Facebook board updates its status
FACEBOOK named COO Sheryl Sandberg a director - the first woman on a board that includes seven men.
For years a vocal critic of the gender imbalance in Silicon Valley's executive ranks, Sandberg, 42, joined Facebook in 2008 and played a central role in guiding it to its $16-billion IPO last month.
Her promotion comes as Facebook seeks to cultivate a more mature image as opposed to the college dorm-room start-up reputation that has dogged the company since Harvard dropout Mark Zuckerberg founded it in 2004.
"Sheryl has been my partner in running Facebook and has been central to our growth and success over the years," Zuckerberg, 28, said.
"Her understanding of our mission and long-term opportunity, and her experience both at Facebook and on public company boards, makes her a natural fit for our board."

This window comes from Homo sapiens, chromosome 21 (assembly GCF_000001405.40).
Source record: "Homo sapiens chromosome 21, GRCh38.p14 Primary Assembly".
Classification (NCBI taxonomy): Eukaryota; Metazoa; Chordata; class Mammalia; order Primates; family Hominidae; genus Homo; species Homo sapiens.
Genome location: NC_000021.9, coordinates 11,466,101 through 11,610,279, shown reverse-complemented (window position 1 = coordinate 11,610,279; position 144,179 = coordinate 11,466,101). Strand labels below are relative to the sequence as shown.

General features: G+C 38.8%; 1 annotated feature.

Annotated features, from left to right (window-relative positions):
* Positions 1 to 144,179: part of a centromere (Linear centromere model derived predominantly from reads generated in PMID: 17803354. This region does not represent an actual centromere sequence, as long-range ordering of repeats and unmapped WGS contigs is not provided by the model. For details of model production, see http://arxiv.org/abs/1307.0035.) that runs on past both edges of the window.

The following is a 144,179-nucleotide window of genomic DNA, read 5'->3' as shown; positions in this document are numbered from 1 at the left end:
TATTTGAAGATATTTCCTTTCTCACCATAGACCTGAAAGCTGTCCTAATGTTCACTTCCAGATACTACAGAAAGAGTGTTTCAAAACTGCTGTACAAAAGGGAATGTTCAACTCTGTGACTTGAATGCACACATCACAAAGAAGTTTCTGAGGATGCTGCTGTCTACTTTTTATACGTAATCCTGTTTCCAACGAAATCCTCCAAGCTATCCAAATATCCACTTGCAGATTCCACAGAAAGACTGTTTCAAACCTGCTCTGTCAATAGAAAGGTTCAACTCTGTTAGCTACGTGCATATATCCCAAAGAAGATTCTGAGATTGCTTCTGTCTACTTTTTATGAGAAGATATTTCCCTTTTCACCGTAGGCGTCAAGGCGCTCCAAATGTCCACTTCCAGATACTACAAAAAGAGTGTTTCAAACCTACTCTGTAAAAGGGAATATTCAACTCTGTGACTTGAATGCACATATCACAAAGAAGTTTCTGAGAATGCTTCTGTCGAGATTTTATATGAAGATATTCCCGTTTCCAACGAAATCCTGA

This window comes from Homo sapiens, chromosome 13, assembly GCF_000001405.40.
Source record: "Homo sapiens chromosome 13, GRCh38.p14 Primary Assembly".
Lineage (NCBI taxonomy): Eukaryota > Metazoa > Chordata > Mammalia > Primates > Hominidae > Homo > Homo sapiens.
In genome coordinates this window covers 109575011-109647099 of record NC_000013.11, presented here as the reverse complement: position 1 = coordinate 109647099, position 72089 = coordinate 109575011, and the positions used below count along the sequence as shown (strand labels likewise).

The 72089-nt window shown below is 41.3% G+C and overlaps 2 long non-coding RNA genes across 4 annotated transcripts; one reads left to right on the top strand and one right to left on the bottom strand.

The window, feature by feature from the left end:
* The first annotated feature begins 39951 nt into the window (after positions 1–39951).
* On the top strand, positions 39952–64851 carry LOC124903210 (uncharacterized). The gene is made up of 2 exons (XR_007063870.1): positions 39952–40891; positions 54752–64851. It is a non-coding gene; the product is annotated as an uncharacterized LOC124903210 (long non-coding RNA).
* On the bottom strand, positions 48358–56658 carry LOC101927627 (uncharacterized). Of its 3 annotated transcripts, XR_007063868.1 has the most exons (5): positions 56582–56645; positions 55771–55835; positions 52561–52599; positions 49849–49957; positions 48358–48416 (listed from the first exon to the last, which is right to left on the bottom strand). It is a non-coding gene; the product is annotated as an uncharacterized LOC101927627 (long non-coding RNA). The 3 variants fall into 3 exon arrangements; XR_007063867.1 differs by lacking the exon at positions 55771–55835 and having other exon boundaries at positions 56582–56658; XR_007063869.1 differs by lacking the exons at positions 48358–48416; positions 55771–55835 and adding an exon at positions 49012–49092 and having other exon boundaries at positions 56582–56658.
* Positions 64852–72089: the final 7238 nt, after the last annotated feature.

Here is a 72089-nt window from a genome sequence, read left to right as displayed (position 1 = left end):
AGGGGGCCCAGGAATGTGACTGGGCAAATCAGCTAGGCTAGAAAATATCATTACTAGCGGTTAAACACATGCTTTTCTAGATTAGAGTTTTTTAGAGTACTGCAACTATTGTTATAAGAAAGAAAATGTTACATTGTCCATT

Still, even after Facebook elevated Sandberg on Monday, the composition of its board remains a continuing point of scrutiny for a young company that has touched countless industries and boasts close to a billion users.
The California State Teachers' Retirement System, which owns 36922 shares of Facebook, applauded Sandberg's promotion, but urged the company to "continue diversifying the board to greater independence and representation of the company's user base."
The company's board has seven white men, largely Silicon Valley insiders aligned closely with Zuckerberg.